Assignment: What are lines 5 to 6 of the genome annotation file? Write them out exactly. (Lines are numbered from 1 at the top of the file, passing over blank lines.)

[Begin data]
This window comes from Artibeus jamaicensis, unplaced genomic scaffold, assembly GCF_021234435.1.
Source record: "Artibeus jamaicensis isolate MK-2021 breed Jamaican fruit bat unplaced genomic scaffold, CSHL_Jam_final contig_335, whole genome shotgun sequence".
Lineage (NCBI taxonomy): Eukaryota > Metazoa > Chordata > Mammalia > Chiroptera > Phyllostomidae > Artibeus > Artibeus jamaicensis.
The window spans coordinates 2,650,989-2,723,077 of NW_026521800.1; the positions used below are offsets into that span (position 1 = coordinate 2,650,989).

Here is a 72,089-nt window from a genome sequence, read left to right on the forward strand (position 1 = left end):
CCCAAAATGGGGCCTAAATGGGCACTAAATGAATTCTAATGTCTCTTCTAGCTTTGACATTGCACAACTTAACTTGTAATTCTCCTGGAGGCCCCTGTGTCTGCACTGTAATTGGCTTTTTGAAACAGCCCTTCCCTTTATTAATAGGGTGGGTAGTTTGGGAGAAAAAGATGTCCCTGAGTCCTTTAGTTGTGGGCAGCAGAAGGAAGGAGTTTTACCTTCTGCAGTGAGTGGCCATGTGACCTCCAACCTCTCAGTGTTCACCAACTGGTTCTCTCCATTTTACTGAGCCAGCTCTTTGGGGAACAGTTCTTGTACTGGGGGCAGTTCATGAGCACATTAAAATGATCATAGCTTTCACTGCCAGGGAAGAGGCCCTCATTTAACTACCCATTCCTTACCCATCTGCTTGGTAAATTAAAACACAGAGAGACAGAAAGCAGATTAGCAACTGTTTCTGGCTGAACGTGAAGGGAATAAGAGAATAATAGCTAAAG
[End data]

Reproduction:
Here is a 72,089-nt window from a genome sequence, read left to right on the forward strand (position 1 = left end):
CCCAAAATGGGGCCTAAATGGGCACTAAATGAATTCTAATGTCTCTTCTAGCTTTGACATTGCACAACTTAACTTGTAATTCTCCTGGAGGCCCCTGTGTCTGCACTGTAATTGGCTTTTTGAAACAGCCCTTCCCTTTATTAATAGGGTGGGTAGTTTGGGAGAAAAAGATGTCCCTGAGTCCTTTAGTTGTGGGCAGCAGAAGGAAGGAGTTTTACCTTCTGCAGTGAGTGGCCATGTGACCTCCAACCTCTCAGTGTTCACCAACTGGTTCTCTCCATTTTACTGAGCCAGCTCTTTGGGGAACAGTTCTTGTACTGGGGGCAGTTCATGAGCACATTAAAATGATCATAGCTTTCACTGCCAGGGAAGAGGCCCTCATTTAACTACCCATTCCTTACCCATCTGCTTGGTAAATTAAAACACAGAGAGACAGAAAGCAGATTAGCAACTGTTTCTGGCTGAACGTGAAGGGAATAAGAGAATAATAGCTAAAG